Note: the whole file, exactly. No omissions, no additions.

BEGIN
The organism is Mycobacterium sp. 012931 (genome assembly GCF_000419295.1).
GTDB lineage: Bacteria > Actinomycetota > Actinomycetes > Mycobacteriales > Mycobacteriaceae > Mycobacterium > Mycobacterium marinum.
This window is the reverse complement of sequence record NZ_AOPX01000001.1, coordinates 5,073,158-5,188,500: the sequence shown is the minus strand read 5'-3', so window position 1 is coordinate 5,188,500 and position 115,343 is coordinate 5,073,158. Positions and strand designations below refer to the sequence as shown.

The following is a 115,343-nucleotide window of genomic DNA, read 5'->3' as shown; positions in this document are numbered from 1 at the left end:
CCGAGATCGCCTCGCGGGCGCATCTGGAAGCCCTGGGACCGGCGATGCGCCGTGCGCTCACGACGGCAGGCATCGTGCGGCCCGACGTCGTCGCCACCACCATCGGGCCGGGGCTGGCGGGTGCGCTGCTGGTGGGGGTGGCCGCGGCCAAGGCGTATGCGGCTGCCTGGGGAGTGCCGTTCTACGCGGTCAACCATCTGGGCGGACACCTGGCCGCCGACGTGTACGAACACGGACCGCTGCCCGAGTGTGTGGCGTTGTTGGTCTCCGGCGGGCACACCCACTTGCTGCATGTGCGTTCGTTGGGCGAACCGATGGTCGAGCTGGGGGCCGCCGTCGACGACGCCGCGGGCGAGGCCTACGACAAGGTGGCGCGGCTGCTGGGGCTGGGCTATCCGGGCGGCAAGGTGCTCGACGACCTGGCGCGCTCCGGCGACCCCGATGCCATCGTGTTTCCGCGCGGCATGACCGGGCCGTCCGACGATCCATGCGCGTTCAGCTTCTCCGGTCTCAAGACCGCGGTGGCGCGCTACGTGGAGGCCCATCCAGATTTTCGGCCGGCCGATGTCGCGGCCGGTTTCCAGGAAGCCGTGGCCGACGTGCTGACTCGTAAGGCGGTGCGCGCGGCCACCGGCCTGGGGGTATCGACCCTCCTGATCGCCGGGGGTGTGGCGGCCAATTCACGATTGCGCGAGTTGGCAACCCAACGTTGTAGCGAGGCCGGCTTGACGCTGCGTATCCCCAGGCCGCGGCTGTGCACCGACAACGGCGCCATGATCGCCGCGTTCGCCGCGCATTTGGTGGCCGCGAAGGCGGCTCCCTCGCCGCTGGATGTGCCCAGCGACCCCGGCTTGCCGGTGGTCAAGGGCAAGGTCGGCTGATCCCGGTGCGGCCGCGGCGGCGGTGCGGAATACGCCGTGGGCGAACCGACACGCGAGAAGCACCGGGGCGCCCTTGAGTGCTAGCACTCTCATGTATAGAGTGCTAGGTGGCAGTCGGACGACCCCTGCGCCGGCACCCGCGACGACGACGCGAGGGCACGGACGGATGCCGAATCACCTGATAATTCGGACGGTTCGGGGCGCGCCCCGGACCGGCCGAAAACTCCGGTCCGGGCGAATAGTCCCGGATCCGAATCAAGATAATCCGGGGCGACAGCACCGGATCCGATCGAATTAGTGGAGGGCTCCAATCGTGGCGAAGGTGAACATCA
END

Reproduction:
The organism is Mycobacterium sp. 012931 (genome assembly GCF_000419295.1).
GTDB lineage: Bacteria > Actinomycetota > Actinomycetes > Mycobacteriales > Mycobacteriaceae > Mycobacterium > Mycobacterium marinum.
This window is the reverse complement of sequence record NZ_AOPX01000001.1, coordinates 5,073,158-5,188,500: the sequence shown is the minus strand read 5'-3', so window position 1 is coordinate 5,188,500 and position 115,343 is coordinate 5,073,158. Positions and strand designations below refer to the sequence as shown.

The following is a 115,343-nucleotide window of genomic DNA, read 5'->3' as shown; positions in this document are numbered from 1 at the left end:
CCGAGATCGCCTCGCGGGCGCATCTGGAAGCCCTGGGACCGGCGATGCGCCGTGCGCTCACGACGGCAGGCATCGTGCGGCCCGACGTCGTCGCCACCACCATCGGGCCGGGGCTGGCGGGTGCGCTGCTGGTGGGGGTGGCCGCGGCCAAGGCGTATGCGGCTGCCTGGGGAGTGCCGTTCTACGCGGTCAACCATCTGGGCGGACACCTGGCCGCCGACGTGTACGAACACGGACCGCTGCCCGAGTGTGTGGCGTTGTTGGTCTCCGGCGGGCACACCCACTTGCTGCATGTGCGTTCGTTGGGCGAACCGATGGTCGAGCTGGGGGCCGCCGTCGACGACGCCGCGGGCGAGGCCTACGACAAGGTGGCGCGGCTGCTGGGGCTGGGCTATCCGGGCGGCAAGGTGCTCGACGACCTGGCGCGCTCCGGCGACCCCGATGCCATCGTGTTTCCGCGCGGCATGACCGGGCCGTCCGACGATCCATGCGCGTTCAGCTTCTCCGGTCTCAAGACCGCGGTGGCGCGCTACGTGGAGGCCCATCCAGATTTTCGGCCGGCCGATGTCGCGGCCGGTTTCCAGGAAGCCGTGGCCGACGTGCTGACTCGTAAGGCGGTGCGCGCGGCCACCGGCCTGGGGGTATCGACCCTCCTGATCGCCGGGGGTGTGGCGGCCAATTCACGATTGCGCGAGTTGGCAACCCAACGTTGTAGCGAGGCCGGCTTGACGCTGCGTATCCCCAGGCCGCGGCTGTGCACCGACAACGGCGCCATGATCGCCGCGTTCGCCGCGCATTTGGTGGCCGCGAAGGCGGCTCCCTCGCCGCTGGATGTGCCCAGCGACCCCGGCTTGCCGGTGGTCAAGGGCAAGGTCGGCTGATCCCGGTGCGGCCGCGGCGGCGGTGCGGAATACGCCGTGGGCGAACCGACACGCGAGAAGCACCGGGGCGCCCTTGAGTGCTAGCACTCTCATGTATAGAGTGCTAGGTGGCAGTCGGACGACCCCTGCGCCGGCACCCGCGACGACGACGCGAGGGCACGGACGGATGCCGAATCACCTGATAATTCGGACGGTTCGGGGCGCGCCCCGGACCGGCCGAAAACTCCGGTCCGGGCGAATAGTCCCGGATCCGAATCAAGATAATCCGGGGCGACAGCACCGGATCCGATCGAATTAGTGGAGGGCTCCAATCGTGGCGAAGGTGAACATCA